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Whatever Lee knew (or didn't know) about Buckells, in some ways it doesn't matter. "He gets his orders. And he carries them out," Natkiel explains. "And I think that's the way that he's risen quite far up the ranks of the OCG because he's done whatever he's been asked to do. Whatever he's been told to do, he's done, no questions asked. He doesn't question the motives of why he has to do what he's ordered to do. He just goes and does it."

Natkiel also reckons that the order to kill Jimmy Lakewell came from the OCG, rather than from Buckells (even if Buckells had a heads-up that Jimmy was about to be murdered in his cell, hence the shaky hands and voice).

"Buckells is really, as he says in that final episode, just a messenger," says the actor. "He's not pulling the strings. He's literally just somebody who facilitates what needs to be done... and I don't need to take my messages from Buckells, because the OCG have got other ways – be it burner phones, or whatever it might be – of getting in contact with me, however they do that in the prison. The OCG's reach definitely goes wider than Buckells. So any orders that need to come to me, can come to me, without having to go through him."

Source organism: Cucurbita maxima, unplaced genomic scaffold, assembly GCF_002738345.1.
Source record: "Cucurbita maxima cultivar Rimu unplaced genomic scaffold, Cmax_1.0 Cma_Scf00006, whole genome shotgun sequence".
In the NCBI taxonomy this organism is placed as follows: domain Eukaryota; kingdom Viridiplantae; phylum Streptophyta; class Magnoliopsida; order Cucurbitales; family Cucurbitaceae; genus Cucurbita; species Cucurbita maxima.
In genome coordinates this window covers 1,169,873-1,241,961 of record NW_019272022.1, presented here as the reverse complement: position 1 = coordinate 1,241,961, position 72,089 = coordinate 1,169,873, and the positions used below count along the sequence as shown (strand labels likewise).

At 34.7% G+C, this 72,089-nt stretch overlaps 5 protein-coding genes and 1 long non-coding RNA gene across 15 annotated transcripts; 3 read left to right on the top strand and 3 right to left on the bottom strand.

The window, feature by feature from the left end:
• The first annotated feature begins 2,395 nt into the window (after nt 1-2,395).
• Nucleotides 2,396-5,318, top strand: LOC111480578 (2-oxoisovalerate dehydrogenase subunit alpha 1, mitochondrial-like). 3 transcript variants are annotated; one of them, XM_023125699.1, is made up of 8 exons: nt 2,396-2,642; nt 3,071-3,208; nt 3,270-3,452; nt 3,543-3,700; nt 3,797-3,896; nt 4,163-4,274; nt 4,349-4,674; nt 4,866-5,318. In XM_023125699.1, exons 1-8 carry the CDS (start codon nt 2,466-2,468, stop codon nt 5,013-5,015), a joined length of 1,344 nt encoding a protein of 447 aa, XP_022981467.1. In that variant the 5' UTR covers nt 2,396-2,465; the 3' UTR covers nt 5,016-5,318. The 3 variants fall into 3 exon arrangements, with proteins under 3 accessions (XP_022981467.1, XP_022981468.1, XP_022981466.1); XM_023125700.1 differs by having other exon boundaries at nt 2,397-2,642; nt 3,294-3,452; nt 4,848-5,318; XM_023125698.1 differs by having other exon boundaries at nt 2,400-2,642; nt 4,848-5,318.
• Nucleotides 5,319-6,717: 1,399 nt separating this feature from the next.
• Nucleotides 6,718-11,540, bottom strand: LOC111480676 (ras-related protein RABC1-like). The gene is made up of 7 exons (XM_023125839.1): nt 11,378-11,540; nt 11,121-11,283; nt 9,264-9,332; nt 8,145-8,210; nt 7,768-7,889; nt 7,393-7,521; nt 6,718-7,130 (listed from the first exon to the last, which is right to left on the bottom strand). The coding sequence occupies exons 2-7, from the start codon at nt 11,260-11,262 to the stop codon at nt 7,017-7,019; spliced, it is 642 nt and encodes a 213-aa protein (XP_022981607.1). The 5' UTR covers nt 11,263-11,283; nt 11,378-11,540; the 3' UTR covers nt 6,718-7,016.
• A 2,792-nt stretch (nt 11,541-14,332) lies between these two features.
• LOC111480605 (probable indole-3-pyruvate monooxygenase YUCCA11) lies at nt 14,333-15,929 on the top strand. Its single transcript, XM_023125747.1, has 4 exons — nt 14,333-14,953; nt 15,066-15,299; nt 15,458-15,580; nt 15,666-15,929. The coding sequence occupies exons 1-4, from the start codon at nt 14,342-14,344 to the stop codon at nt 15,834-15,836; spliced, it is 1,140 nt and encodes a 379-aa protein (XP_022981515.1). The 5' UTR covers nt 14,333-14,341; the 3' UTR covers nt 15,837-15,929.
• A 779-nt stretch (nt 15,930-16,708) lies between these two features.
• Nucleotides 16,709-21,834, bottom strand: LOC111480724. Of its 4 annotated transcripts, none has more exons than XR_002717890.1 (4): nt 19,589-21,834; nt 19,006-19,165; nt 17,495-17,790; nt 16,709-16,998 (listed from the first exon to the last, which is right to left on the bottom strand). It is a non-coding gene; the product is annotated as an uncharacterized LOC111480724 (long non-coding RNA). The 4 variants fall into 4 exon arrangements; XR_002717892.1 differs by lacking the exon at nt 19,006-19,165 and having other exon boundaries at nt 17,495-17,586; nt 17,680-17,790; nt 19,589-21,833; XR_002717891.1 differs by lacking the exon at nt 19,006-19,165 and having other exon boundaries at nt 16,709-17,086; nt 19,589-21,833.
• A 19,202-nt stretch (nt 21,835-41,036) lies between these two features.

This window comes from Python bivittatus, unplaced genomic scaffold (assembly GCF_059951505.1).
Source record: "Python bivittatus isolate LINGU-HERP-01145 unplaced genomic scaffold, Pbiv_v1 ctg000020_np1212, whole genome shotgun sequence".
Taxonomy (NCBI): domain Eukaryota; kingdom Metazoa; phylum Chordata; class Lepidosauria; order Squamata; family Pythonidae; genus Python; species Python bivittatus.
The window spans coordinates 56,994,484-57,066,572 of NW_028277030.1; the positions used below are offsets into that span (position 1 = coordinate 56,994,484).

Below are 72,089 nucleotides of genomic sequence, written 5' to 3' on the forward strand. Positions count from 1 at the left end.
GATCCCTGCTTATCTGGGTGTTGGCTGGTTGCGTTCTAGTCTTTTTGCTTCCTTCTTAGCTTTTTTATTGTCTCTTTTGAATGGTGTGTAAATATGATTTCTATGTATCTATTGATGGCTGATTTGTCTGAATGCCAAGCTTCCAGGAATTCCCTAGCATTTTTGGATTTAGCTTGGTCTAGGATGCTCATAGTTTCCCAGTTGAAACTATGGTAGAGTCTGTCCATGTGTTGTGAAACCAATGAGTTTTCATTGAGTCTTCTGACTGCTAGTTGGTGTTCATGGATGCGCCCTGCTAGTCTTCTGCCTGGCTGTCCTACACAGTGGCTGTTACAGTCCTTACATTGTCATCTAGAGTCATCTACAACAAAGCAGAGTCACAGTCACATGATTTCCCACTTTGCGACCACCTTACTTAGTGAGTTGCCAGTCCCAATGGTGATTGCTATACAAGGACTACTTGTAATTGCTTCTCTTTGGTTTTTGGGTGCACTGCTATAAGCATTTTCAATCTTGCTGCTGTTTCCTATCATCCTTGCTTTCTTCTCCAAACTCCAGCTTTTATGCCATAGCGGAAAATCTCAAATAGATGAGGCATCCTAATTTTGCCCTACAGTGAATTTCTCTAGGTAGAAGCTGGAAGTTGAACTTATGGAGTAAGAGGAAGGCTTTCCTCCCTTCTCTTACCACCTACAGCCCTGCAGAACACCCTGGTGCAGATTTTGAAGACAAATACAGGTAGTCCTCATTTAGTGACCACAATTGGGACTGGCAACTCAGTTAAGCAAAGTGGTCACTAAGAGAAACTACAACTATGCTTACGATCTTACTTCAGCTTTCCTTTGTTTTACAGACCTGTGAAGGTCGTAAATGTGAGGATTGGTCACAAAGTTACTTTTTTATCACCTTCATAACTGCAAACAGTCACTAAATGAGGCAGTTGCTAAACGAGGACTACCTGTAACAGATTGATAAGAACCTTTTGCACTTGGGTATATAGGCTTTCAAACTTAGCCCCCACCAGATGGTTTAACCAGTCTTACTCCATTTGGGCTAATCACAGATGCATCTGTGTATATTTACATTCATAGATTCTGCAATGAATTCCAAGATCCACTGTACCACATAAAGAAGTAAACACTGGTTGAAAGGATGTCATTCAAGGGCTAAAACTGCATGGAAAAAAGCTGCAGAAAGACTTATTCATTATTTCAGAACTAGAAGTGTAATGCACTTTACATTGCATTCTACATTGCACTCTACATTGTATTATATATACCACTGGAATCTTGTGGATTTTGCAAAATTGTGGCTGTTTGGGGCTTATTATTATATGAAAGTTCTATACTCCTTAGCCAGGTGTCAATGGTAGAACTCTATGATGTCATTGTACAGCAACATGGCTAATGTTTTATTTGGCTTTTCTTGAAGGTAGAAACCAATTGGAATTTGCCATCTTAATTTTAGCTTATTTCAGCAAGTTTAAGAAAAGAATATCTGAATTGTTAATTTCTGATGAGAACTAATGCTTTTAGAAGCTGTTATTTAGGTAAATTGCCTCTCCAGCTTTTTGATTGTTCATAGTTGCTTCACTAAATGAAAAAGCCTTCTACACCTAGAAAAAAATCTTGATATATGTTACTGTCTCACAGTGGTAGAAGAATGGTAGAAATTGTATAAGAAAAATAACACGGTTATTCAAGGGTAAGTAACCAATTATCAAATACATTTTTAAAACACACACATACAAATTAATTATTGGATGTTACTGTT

The killing, he says, is a message directly from the OCG: "Obviously Buckells knows just as much as Jimmy, but we [the OCG] can't just get rid of Buckells because we need him. The OCG will know that. Jimmy, he's dispensable. So it is very much a warning, to just say: 'Keep your mouth shut.'"

Line Of Duty S5 - Episode 1

Natkiel has played Lee Banks since season five, when he first appeared as a member of the OCG alongside Tomi May (Miroslav Minkowicz), Gregory Piper (the notorious Ryan Pilkington), Stephen Graham (undercover cop John Corbett) and Rochenda Sandall (Lisa McQueen).

Thanks to AC-12, he ended up behind bars mid-way through the season. And that, Natkiel thought, was probably that – until a gnomic remark from Jed Mercurio.

"I wasn't in the final two episodes of that season," the actor says. "And I was joking, just trying to have a bit of banter, saying 'Oh, I was expecting a big prison break or a big interview scene something.' And he just said, he said, 'Well, you're still alive.' That was all he said."